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back to article MoD to become even more top-heavy as a result of personnel cuts

The UK's Ministry of Defence is a famously top-heavy organisation: the navy has at least one admiral for every warship it possesses, the RAF has an air-marshal or two for every fighting squadron and the army has approximately 10 times as many generals as it could possibly need to command itself in combat. And that's not even to …

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This is now beyond a joke

We spend incredible sums on our armed forces, and get shite in return. As a taxpayer, I expect more.

We are in the process of building two aircraft carriers, one of which will be effectively a rubber duck for the whole of it's existence and one of which will be a rubber duck for about ten years after being built. Best hope we don't need an aircraft carrier until then!

What are we doing to ensure that failures like Basra and Helmand do not happen again? Both can fairly be described as fiascos. Lessons aren't being learnt.

I recommend the short book Punching Below Our Weight by Frank Ledwidge which has eye opening stuff about the recent Libya campaign.

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Re: This is now beyond a joke

I remember this debate coming up in a documentary on Channel 4 debating about how they could cut the deficit.

The presenter was an ex commander in the army or air force or whatever and he mentioned that the MOD's top brass structure remains largely unchanged since the empire days when we had much bigger forces.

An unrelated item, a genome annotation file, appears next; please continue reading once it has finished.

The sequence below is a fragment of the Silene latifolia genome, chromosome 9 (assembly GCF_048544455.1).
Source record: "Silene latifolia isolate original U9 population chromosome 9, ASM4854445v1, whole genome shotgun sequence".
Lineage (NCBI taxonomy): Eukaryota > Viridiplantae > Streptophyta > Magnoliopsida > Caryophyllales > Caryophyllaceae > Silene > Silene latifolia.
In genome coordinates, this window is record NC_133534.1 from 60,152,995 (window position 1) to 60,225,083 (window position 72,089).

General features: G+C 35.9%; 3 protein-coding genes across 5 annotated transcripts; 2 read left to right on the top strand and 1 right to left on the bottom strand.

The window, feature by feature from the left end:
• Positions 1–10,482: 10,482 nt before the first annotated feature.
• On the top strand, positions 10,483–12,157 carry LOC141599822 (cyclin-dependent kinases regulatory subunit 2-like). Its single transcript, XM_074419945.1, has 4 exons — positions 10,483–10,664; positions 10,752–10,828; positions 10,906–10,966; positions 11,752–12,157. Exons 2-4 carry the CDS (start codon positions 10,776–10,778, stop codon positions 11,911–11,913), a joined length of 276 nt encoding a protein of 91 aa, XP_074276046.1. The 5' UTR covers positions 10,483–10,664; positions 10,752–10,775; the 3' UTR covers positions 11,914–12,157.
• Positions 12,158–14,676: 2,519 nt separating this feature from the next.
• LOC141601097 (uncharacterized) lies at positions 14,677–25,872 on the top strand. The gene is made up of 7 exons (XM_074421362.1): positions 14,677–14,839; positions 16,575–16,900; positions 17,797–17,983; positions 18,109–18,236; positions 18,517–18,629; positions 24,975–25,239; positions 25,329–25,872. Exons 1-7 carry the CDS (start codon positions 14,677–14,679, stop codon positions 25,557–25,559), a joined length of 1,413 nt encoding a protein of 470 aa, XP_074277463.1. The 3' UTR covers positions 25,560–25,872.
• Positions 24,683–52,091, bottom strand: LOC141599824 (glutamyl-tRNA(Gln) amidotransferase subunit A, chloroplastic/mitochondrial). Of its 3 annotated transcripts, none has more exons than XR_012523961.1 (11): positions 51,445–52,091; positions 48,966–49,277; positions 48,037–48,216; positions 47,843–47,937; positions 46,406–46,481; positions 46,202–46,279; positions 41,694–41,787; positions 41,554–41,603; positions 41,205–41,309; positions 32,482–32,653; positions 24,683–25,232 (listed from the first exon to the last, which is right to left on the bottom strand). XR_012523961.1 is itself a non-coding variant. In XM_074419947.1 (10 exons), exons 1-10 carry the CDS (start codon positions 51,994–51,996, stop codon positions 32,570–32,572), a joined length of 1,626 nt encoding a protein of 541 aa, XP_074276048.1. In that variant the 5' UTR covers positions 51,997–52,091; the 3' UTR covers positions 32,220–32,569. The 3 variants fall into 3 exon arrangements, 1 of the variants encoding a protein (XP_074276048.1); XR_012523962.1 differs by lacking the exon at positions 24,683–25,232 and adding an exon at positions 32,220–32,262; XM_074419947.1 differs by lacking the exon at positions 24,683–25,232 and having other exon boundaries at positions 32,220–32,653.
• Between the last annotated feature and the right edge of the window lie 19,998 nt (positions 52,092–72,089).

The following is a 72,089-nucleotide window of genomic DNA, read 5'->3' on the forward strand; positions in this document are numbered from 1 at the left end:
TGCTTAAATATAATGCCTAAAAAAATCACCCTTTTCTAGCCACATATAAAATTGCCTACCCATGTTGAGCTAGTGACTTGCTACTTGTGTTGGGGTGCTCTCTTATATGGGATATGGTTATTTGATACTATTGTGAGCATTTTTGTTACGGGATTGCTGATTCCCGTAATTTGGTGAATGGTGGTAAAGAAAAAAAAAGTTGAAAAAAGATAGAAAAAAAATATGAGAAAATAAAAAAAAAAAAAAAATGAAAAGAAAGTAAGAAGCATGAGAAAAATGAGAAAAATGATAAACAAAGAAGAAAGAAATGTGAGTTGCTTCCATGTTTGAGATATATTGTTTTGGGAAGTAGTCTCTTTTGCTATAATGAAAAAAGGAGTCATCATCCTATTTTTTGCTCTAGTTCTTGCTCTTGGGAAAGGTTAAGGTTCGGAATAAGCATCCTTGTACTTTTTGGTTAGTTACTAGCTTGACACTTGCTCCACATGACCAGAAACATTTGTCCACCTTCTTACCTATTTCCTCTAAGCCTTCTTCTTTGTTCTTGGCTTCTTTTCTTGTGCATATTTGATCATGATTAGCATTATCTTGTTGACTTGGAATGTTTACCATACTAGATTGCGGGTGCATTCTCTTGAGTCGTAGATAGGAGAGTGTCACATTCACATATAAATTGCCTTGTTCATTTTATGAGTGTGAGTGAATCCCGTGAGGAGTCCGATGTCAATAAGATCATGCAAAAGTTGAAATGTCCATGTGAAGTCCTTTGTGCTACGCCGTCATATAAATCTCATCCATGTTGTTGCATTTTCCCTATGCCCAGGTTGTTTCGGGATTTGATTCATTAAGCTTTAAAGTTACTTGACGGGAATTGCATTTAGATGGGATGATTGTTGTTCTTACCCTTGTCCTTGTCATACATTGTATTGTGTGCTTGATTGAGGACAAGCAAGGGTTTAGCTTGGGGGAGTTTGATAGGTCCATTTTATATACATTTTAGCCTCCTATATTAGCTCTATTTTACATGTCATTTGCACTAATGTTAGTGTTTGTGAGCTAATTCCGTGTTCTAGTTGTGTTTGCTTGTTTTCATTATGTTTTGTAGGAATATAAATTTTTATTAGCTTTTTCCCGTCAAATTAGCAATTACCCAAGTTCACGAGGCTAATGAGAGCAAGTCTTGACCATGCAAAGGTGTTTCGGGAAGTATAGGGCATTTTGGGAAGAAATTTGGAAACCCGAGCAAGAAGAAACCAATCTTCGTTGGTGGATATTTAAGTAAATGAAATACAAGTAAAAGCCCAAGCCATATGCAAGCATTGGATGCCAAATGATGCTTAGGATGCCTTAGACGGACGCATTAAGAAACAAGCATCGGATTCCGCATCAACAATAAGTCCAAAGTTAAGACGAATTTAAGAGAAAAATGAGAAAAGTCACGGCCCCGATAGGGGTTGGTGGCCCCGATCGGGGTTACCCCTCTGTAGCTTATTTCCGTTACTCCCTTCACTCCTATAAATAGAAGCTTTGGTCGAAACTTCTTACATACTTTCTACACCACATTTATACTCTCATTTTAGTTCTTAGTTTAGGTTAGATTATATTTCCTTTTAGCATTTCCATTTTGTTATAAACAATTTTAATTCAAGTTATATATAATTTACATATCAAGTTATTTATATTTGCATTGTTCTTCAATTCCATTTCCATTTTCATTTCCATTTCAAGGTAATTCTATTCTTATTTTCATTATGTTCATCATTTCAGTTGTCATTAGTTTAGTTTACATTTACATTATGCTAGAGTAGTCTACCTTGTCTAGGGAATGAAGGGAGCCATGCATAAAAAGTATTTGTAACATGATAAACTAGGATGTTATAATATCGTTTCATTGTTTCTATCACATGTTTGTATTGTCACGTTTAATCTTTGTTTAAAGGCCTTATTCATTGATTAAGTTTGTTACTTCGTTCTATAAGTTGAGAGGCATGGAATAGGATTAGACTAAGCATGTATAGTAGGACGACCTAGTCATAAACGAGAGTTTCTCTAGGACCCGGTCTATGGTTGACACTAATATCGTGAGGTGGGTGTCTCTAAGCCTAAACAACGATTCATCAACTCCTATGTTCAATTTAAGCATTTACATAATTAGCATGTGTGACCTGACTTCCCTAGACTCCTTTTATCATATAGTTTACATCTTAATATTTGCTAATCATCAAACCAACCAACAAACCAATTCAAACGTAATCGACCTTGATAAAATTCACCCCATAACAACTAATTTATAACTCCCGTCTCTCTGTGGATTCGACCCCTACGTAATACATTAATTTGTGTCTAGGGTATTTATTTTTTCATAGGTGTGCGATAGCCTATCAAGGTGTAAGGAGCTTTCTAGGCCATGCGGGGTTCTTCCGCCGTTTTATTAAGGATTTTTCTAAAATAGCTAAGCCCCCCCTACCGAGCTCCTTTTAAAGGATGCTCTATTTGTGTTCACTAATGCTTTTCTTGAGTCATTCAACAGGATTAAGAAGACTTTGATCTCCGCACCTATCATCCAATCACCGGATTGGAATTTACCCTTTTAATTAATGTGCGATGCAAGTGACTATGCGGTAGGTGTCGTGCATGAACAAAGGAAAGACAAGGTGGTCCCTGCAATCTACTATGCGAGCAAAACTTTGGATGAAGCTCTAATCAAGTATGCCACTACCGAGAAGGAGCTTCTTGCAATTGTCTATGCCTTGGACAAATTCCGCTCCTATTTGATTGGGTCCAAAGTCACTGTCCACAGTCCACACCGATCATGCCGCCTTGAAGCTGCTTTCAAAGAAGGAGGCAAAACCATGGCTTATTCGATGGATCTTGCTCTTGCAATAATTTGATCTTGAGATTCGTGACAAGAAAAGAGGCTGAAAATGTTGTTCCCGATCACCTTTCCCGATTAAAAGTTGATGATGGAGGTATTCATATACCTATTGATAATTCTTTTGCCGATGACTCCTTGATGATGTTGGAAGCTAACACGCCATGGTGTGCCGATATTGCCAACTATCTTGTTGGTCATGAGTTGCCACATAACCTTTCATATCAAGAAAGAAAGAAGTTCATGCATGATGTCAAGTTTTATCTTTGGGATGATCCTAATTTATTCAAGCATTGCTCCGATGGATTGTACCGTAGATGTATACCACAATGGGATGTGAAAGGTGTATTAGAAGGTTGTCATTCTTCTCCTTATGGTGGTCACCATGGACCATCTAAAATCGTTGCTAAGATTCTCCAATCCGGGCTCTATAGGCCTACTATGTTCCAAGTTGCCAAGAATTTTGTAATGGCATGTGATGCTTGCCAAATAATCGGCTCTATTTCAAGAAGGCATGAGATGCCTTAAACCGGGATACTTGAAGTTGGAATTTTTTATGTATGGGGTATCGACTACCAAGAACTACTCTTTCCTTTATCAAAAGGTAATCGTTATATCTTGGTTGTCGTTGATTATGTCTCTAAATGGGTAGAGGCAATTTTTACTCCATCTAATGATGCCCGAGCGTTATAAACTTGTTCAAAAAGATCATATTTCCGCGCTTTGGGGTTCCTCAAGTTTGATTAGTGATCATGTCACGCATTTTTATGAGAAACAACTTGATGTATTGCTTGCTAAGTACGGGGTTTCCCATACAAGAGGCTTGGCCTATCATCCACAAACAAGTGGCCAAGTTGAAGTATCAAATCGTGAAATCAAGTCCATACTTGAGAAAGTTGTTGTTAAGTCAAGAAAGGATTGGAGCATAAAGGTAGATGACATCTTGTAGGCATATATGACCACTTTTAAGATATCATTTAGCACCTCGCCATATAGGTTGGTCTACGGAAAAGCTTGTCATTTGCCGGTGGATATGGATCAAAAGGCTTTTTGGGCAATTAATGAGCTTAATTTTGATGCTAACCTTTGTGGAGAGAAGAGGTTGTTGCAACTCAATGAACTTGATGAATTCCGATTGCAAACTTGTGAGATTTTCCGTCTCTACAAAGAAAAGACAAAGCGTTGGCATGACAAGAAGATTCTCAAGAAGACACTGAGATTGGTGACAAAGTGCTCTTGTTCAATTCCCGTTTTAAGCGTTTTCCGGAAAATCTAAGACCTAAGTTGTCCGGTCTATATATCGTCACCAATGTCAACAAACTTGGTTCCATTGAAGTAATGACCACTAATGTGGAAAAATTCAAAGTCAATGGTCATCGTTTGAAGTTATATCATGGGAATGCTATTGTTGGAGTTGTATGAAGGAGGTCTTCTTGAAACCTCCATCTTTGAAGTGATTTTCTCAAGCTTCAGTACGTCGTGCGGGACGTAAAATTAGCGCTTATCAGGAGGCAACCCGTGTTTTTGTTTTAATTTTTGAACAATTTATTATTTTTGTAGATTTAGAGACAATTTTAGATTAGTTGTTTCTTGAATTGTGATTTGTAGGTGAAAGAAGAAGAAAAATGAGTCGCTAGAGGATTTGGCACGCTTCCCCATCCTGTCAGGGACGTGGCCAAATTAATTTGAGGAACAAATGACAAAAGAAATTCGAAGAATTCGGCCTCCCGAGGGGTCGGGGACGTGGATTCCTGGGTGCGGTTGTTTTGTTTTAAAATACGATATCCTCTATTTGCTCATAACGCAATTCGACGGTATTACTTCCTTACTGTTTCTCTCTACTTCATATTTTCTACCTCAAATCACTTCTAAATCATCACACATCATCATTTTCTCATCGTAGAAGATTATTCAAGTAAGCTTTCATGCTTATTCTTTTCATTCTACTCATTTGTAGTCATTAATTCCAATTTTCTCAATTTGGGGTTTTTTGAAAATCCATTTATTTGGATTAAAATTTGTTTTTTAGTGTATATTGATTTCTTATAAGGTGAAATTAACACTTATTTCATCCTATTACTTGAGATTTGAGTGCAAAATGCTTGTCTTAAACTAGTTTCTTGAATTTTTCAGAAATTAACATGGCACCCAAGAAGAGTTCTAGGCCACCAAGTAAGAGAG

Troop numbers have been cut back and battallions disbanded but the same number of commanders still exist complete with their pensions, he estimated we could save billions by reducing the brass alone without cutting back capability or troops.

Its insane.

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Anonymous Coward

Re: This is now beyond a joke

"We spend incredible sums on our armed forces, and get shite in return."

Agree with most of your post but the quote above is a bit too generic. Some of the money spent obviously goes to pay the salaries of the soldiers, sailors and airmen who do a terrific job in spite of all the political crap that goes on around them.

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Anonymous Coward

Re: This is now beyond a joke

Lions led by (lots of) donkeys (again)!

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Re: Lions led by (lots of) donkeys (again)!

and as the author has previously written about, procurement by dinosaurs

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Re: This is now beyond a joke

"We spend incredible sums on our armed forces, and get shite in return. As a taxpayer, I expect more"

Practical example French/Italian Horizon frigates are half the price of the identical looking Type 45's, but have at least twice the combat capabilities, as they have surface combat capability (sorry BAE deck guns don't count these days), and a co-operative engagement capability, meaning that the frogs and italians can engage air threats beyond the horizon 20 miles away, that are spotted by their carrier AEW (french) or air force AEW (italian)

So the tax payer has spent £1Bn+ per ship to build a floating coffin for the crew in the event of a conventional war

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Re: Re: This is now beyond a joke

".....Practical example French/Italian Horizon frigates are half the price of the identical looking Type 45's, but have at least twice the combat capabilities...." Oranges and lemons comparison, the Type 45 is roughly 30% heavier displacing ship and fulfills a different role. The Horizon class are shorter-range frigates for largely Med patrols whereas the Type 45s are ocean-going ships which operate as part of a fleet (the Italians don't have much of a fleet and the Fwench one is the CDG and little else).

"....have at least twice the combat capabilities, as they have surface combat capability...." Ignoring the Sea Viper's ability to hit surface targets, the Type45s have also got the ability to fit Tomahawks if required, which is far beyond the capability of the Horizon class and their anti-shipping only Exocets.